I think CodeCat referred to a missing "i" both in the template name and in the text (you put "Infintiv"). As for the term "erweiterter Infinitiv", I agree that we should instead use an English term, maybe "zu-infinitive". Also, I don't think we should put this template on two-word entries such as zu haben, only on those with separable prefixes. Longtrend (talk) 09:40, 7 April 2013 (UTC)
Oh I did not realize the mistake thanks for reporting. I support the term zu-infinitive. --Bigbossfarin (talk) 14:49, 7 April 2013 (UTC)

Soft hyphens[edit]

Hi! Please don't use soft hyphens. They break links, when included in links (as they were here), and are unnecessary elsewhere. - -sche (discuss) 05:05, 14 June 2013 (UTC)

Sorry, that was not on purpose. --Bigbossfarin (talk) 11:38, 16 June 2013 (UTC)

I / 1[edit]

Why the change? Ƿidsiþ 20:20, 28 November 2013 (UTC)

I know it is for distinction of strong and weak inflection but I can't place the poscatboiler. Every Category which is in Category:Class 1 strong verbs by language needs to have uniform name. --Bigbossfarin (talk) 20:23, 28 November 2013 (UTC)
I see. OK, but be aware that Appendix:Old English verbs still distinguishes strong verbs with Roman numerals, so that will have to be changed as well. I can't imagine anyone will object much, although it does seem a shame to me since many of the standard printed OE grammars use Roman numerals so it's somewhat familiar. Ƿidsiþ 20:30, 28 November 2013 (UTC)
Ok, maybe we should discuss this in WT:RFM, a good solution would be if you could use the poscatboiler although the inconsistent name --Bigbossfarin (talk) 20:39, 28 November 2013 (UTC)

Old English templates[edit]

These templates aren't quite done yet, I'm still trying to improve them. {{ang-conj-weak-2}} is the only finished one, but the others still have some inaccuracies. It relates in particular to the contractions that occur in the 2nd and 3rd person singular, and in the past tense of class 1 weak verbs. The templates don't handle those yet, and I'm not quite sure how the contractions work in the first place. I assume there are rules, but are those rules strictly followed in Old English or are there exceptions, and if so which? —CodeCat 19:27, 3 December 2013 (UTC)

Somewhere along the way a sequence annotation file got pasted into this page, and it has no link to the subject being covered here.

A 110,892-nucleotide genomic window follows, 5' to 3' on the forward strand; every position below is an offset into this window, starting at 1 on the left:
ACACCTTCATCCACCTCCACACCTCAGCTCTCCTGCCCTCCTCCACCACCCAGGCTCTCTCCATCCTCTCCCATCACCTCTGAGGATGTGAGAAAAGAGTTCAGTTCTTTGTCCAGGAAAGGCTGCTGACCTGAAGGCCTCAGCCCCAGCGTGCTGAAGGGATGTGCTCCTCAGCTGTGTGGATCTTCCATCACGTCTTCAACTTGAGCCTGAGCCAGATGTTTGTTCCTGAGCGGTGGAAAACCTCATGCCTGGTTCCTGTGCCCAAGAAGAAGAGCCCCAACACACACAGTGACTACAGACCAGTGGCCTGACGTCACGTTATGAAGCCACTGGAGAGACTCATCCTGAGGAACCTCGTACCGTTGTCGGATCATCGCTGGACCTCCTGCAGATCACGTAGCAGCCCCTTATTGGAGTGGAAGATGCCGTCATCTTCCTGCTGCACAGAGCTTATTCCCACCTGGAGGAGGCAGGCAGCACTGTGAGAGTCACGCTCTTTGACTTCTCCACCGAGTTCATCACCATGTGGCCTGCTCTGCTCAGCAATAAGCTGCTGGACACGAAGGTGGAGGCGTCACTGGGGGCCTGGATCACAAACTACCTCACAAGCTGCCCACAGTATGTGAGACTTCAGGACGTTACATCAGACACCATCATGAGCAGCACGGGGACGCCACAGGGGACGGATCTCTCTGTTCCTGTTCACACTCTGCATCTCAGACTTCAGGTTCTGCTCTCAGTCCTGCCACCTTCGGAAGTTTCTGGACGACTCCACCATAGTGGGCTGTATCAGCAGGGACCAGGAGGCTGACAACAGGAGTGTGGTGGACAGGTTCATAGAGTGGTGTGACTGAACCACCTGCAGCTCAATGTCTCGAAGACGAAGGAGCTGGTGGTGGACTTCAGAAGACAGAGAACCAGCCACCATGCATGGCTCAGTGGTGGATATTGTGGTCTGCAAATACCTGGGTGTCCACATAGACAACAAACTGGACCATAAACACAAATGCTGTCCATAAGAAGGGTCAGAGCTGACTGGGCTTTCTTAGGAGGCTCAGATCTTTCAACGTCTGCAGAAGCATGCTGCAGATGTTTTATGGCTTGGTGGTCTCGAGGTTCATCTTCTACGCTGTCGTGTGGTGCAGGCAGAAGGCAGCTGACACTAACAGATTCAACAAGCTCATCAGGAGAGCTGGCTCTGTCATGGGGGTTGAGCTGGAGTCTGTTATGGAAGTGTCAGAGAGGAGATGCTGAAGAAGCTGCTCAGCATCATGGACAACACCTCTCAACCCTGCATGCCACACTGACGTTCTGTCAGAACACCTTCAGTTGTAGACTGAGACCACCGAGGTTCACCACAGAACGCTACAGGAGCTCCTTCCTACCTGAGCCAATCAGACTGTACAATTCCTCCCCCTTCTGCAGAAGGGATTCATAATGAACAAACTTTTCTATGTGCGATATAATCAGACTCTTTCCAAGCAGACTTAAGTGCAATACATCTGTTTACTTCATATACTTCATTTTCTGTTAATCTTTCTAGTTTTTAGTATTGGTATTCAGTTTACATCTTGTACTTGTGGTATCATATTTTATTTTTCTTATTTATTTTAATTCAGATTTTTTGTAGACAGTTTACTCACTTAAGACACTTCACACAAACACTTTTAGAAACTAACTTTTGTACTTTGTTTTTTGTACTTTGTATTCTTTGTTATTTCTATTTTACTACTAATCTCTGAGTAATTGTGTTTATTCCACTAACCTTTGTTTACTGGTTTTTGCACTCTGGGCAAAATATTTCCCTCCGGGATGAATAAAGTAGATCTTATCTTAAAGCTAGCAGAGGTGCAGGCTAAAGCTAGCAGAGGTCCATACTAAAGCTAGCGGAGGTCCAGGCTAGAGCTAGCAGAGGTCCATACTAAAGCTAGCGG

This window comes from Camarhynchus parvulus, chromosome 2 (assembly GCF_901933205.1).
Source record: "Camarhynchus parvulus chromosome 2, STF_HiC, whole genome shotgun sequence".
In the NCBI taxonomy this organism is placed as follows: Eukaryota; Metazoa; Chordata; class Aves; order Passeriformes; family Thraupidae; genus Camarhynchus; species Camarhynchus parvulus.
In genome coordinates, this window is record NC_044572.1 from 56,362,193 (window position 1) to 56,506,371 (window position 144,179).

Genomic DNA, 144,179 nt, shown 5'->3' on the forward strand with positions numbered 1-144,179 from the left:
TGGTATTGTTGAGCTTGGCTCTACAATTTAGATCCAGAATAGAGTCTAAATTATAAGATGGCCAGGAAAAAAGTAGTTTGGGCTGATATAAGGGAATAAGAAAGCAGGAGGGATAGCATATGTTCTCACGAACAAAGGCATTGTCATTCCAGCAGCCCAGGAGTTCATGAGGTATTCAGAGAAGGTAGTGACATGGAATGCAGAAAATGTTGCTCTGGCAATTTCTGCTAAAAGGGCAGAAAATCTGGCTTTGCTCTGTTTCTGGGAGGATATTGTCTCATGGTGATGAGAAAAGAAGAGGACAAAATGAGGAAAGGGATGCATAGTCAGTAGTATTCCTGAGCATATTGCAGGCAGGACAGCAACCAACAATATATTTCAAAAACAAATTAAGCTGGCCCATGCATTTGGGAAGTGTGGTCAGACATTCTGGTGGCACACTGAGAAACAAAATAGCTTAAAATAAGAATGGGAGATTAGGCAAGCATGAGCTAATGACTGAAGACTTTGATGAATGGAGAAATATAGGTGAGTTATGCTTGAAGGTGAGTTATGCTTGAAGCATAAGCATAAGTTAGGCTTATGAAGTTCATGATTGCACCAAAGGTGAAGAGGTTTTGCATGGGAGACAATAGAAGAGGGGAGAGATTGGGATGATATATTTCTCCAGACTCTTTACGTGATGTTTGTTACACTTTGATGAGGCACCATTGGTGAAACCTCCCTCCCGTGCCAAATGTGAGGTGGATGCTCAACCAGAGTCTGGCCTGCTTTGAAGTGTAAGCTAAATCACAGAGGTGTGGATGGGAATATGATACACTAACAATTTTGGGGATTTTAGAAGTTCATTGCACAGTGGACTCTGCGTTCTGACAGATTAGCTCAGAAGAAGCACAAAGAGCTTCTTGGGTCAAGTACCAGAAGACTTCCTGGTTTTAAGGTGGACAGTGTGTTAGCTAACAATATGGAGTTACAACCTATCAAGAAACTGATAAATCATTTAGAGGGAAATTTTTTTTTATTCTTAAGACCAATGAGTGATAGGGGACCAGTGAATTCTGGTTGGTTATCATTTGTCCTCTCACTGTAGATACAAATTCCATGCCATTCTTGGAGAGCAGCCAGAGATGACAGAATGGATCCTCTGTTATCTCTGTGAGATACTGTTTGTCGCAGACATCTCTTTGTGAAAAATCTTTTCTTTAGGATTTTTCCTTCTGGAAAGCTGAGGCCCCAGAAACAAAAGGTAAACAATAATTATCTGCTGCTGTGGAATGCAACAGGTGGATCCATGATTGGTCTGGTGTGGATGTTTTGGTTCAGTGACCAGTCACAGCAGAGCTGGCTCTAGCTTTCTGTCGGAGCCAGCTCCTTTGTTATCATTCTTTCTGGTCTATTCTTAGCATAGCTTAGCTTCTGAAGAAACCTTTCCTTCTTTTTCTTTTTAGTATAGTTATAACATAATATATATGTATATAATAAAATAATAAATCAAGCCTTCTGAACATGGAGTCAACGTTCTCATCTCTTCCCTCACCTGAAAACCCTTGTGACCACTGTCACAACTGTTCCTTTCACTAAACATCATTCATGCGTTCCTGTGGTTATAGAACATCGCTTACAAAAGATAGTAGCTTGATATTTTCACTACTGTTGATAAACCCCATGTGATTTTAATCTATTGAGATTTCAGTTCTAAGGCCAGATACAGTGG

Hi CodeCat! First I want to thank you for your great engagement for Wiktionary! But as you can see in babel I never learned Old English grammar. My native language is German and I am interested in strong verbs and I just try to manage the strong verbs in Wiktionary. I looked up the Old English grammar and I think all you have to know about the inflection of verbs is described in Wikipedia w:Old English verb#Verbs! Greetings --Bigbossfarin (talk) 19:37, 3 December 2013 (UTC)


Hi there. How should I treat words like this? It looks to me (de-0.5) as if it were a form of the past participle ausgewählt - or am I mistaken? SemperBlotto (talk) 17:13, 2 January 2014 (UTC)

No, that's quite right. Past participles are declined like any other adjective, with 4 strong and 11 weak forms ending in -en. —Aɴɢʀ (talk) 17:30, 2 January 2014 (UTC)
A Past participle is automatically an adjective. For example look laufend. --Bigbossfarin (talk) 17:35, 2 January 2014 (UTC)
OK. Thanks. Adjusted accordingly. SemperBlotto (talk) 17:40, 2 January 2014 (UTC)


Hmm. Is this OK? SemperBlotto (talk) 17:45, 4 January 2014 (UTC)

Yepp in my opinion is everything correct. The predicative "er ist dreiprozentig" is not used but I don't think it's wrong --Bigbossfarin (talk) 17:50, 4 January 2014 (UTC)
I think you can use it. "Ist dieser Wein drei- oder vierprozentig?" — "Er ist dreiprozentig."Aɴɢʀ (talk) 18:00, 4 January 2014 (UTC)
Should I add the rest (1% through 100%) or only add them as I actually come across them. SemperBlotto (talk) 18:02, 4 January 2014 (UTC)
I just looked what the Duden does and they only have 1-10 and 100-prozentig but I think 20,30,40,50 etc are also importent --Bigbossfarin (talk) 18:20, 4 January 2014 (UTC)


Hi there. In the German Wikipedia, many of the articles about the chemical elements contain the following sentence:- "Der hier angegebene Wert ist der daraus berechnete maßeinheitslose SI-Wert.". I translate this as something like "The value here of the unit of measure is calculated loosely from the SI value.". But what bugs me is the word maßeinheitslose - an adjective or adverb (lowercase) from "unit of measure" and "loose/loosely". How would you attempt to define the word itself? Is this a strange feature of the German language? SemperBlotto (talk) 08:25, 10 January 2014 (UTC)

  • p.s. I should have said that I have previously seen compound adjectives that start with the lowercase form of a noun, but I have always been able to translate them into an equivalent English term. SemperBlotto (talk) 09:46, 10 January 2014 (UTC)
maßeinheitslos is a compound of the noun Maßeinheit (unit of measure) and the suffix -los (equivaltent to -less), it has the meaning without a unit of measure. --Bigbossfarin (talk) 10:27, 10 January 2014 (UTC)


Hi there. Capitalised, as a noun, I think this means an octagenarian. But uncapitalised, as an adjective, it seems to be a form of the numeral achtzig. But we (and the German Wiktionary) show the numeral as lacking any inflection. I come across the word most often as "achtziger Jahre", which I assume means the 1980s. What should I do? SemperBlotto (talk) 09:28, 29 January 2014 (UTC)